Gardening in Mississippi Mills: Calling all Tomato Heads

David-Hinks

Just what is the Neighbourhood Tomato?

It is a community gardening phenomenon that owes much to the support of the Mills Community Support Corporation, to the creative and promotional inspiration of community developer Jeff Mills and to the dozens of committed volunteers in our community that toil long and hard every summer. The Tomato started in 2011 with the construction of a few raised gardening boxes at group homes and at the hospital.

Mississippi Mills was very fortunate to be awarded a grant from Tree Canada in 2012 in the amount of $3,000. That year 75 apple and pear trees were planted in the two towns and three hamlets that comprise the municipality of Mississippi Mills. To date we have only lost a couple of trees which is remarkable considering the extended drought in the summer of 2012. Volunteers in each of the settlements continue to be engaged with the maintenance of the trees which began to bear fruit last year. Overall responsibility for the trees has been assumed by the Neighbourhood Tomato, advised by local tree guru Ron Ayling.

In 2013 more raised beds for growing vegetables were installed at many locations around the municipality including several at Augusta Park.

In 2014 a 6,000 square foot community vegetable garden was created in Augusta Park. Approximately one-half was divided into individual allotment gardens; the other half was gardened as a community collaborative garden with the produce mainly going to our local food bank, the Lanark County Food Bank. The Tomato led Mississippi Mills to an easy victory over Carleton Place and Beckwith in the ‘Veggie Grow-off’ which was a friendly challenge to see which community could donate the greatest amount of fresh produce to the Food Bank. The Food Bank was the recipient of over 2800 pounds of fresh produce.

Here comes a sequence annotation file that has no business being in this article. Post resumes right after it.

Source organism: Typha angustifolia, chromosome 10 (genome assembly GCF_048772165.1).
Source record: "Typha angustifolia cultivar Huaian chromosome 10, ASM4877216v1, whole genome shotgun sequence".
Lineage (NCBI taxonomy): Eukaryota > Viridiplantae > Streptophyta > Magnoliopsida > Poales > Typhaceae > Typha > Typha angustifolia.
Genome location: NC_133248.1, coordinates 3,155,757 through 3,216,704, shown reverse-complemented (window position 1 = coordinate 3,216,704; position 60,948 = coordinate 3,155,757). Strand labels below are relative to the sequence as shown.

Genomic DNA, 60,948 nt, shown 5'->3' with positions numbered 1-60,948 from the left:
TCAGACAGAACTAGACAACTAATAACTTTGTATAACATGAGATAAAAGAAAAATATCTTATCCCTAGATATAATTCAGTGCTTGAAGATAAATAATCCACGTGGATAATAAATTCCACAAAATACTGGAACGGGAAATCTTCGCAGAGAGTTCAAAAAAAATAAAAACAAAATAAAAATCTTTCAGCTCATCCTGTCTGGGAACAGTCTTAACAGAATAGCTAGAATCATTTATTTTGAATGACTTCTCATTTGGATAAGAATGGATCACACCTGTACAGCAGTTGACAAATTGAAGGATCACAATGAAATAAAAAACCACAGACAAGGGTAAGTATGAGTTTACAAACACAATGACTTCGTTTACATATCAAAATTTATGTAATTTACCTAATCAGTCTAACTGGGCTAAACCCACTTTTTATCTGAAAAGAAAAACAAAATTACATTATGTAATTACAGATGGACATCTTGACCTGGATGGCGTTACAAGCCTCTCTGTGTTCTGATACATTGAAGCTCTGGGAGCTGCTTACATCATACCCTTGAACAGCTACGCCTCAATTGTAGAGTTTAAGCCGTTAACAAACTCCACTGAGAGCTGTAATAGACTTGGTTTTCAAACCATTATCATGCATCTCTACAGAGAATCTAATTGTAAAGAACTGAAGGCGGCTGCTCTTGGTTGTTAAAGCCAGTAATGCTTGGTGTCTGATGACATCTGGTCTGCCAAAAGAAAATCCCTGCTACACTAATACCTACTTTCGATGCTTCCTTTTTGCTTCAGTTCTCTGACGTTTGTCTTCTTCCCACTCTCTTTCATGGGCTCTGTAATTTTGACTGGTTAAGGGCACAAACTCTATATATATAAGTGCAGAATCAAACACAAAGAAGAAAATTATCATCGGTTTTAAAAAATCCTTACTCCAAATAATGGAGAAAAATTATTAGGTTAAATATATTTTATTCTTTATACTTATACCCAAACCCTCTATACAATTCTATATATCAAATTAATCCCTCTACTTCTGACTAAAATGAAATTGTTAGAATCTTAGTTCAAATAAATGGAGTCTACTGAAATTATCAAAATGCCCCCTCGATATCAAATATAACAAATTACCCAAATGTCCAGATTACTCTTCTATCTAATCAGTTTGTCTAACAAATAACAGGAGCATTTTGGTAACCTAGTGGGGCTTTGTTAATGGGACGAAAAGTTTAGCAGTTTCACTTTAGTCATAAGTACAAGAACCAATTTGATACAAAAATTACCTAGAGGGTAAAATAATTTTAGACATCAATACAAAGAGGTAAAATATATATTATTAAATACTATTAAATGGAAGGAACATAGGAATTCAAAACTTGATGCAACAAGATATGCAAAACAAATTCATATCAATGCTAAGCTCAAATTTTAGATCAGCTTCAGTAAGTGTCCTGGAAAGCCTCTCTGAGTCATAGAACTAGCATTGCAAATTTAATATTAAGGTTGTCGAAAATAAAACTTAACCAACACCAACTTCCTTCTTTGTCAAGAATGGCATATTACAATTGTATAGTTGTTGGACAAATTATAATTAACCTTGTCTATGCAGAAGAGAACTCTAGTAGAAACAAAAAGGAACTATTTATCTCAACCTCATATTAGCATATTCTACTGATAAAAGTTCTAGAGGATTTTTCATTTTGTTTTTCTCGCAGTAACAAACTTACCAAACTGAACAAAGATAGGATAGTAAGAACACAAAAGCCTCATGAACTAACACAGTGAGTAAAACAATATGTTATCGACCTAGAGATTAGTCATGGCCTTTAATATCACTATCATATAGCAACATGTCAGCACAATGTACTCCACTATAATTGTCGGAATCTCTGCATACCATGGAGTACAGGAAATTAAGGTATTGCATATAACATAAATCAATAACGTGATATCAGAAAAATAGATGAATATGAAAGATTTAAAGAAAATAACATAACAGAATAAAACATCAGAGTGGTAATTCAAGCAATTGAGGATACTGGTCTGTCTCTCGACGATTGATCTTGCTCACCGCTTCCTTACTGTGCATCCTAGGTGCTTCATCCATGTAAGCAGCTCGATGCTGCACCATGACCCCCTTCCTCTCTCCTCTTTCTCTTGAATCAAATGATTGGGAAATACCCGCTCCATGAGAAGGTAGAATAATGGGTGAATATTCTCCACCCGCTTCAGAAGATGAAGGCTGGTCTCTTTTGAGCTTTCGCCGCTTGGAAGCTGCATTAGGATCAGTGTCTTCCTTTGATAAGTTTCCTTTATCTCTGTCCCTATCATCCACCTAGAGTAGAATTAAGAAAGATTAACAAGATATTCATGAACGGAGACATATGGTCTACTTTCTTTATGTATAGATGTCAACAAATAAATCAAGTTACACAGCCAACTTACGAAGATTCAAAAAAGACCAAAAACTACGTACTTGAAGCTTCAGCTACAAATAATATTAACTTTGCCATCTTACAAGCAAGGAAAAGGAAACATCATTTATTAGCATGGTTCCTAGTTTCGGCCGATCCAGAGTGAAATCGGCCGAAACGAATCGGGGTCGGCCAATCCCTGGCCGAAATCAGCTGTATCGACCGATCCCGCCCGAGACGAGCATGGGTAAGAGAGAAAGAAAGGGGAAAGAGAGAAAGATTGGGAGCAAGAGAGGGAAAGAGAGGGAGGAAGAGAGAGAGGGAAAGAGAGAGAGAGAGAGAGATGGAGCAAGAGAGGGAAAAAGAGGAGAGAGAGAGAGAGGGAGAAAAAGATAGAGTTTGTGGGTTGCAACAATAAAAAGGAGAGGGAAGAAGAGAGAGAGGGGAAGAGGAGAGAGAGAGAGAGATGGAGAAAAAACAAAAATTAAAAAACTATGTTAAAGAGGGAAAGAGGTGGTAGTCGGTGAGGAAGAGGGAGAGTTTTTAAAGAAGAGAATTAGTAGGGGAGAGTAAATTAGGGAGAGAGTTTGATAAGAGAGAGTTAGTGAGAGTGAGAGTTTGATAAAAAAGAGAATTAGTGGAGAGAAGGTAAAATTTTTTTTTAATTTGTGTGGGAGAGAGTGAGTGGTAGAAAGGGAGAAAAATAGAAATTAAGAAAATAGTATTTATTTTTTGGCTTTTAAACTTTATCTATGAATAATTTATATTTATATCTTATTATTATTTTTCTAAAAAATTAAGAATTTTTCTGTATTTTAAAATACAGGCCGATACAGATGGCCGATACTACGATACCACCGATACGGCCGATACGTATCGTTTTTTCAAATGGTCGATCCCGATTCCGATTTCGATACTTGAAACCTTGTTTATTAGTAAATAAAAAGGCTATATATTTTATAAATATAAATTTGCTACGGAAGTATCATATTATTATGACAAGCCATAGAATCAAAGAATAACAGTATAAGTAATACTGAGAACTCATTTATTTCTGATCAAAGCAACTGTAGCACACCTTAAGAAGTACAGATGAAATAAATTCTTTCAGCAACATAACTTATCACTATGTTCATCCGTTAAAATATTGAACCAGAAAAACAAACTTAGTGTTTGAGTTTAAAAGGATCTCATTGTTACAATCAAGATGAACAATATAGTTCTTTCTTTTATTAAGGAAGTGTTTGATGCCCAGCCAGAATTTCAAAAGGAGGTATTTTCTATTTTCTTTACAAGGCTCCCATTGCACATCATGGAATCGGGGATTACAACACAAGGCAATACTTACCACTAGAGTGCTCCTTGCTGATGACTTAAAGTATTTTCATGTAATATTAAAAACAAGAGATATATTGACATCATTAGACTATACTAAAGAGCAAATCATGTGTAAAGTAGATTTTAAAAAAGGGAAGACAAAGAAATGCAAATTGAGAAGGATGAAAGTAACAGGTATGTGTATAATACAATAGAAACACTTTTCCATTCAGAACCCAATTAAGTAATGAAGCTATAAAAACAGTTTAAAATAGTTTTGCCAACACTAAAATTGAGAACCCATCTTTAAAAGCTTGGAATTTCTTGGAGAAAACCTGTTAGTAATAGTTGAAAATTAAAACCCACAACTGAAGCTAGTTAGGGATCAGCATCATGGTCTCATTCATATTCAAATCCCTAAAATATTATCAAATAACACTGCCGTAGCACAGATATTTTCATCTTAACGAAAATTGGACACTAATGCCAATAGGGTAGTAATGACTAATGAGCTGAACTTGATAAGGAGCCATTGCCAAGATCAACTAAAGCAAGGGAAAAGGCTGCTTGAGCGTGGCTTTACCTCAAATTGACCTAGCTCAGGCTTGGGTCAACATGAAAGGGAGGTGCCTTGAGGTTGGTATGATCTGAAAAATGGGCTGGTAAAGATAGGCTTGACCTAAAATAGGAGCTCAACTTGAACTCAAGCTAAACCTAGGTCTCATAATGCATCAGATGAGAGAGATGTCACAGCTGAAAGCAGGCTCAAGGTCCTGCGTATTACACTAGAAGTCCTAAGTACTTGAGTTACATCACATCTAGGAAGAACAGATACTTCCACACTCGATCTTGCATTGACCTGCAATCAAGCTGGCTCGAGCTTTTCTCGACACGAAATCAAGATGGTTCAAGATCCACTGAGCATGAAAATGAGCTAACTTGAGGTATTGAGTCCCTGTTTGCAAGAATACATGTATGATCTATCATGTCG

The Tomato’s program last year also included weekly mentoring and teaching opportunities and several community potlucks. Other associated events included the five concerts at Augusta Park in July and private gardening initiatives by friends of the ‘Tomato’.

Planning for this year is underway; tentative plans include:

  • A possible mobile container garden
  • More potlucks and community celebrations (the first pot-luck of 2015 took place March 2 at the Old Town Hall with most of our local municipal politicians in attendance)
  • Twice weekly hands-on opportunities to learn about vegetable gardening
  • Putting the final touches on the community garden in Augusta Park which hopefully will include a shed, water barrels connected to the shed roof, a path through the garden that connects with the bridge and the street, water service to the garden, completion of the raised wooden beds to 24 inch height, fence around the garden completed, beds planted and pathways mulched, soil and compost added to some of the beds, berms augmented and planted with edible shrubs, signage posted and a teaching area with decking and a couple of tables.

All of this will require money and people power but to date a lot of interest has been expressed ranging from new gardeners to volunteers that are currently distributing flyers to the neighbourhood. Keep tuned for more information about how to volunteer.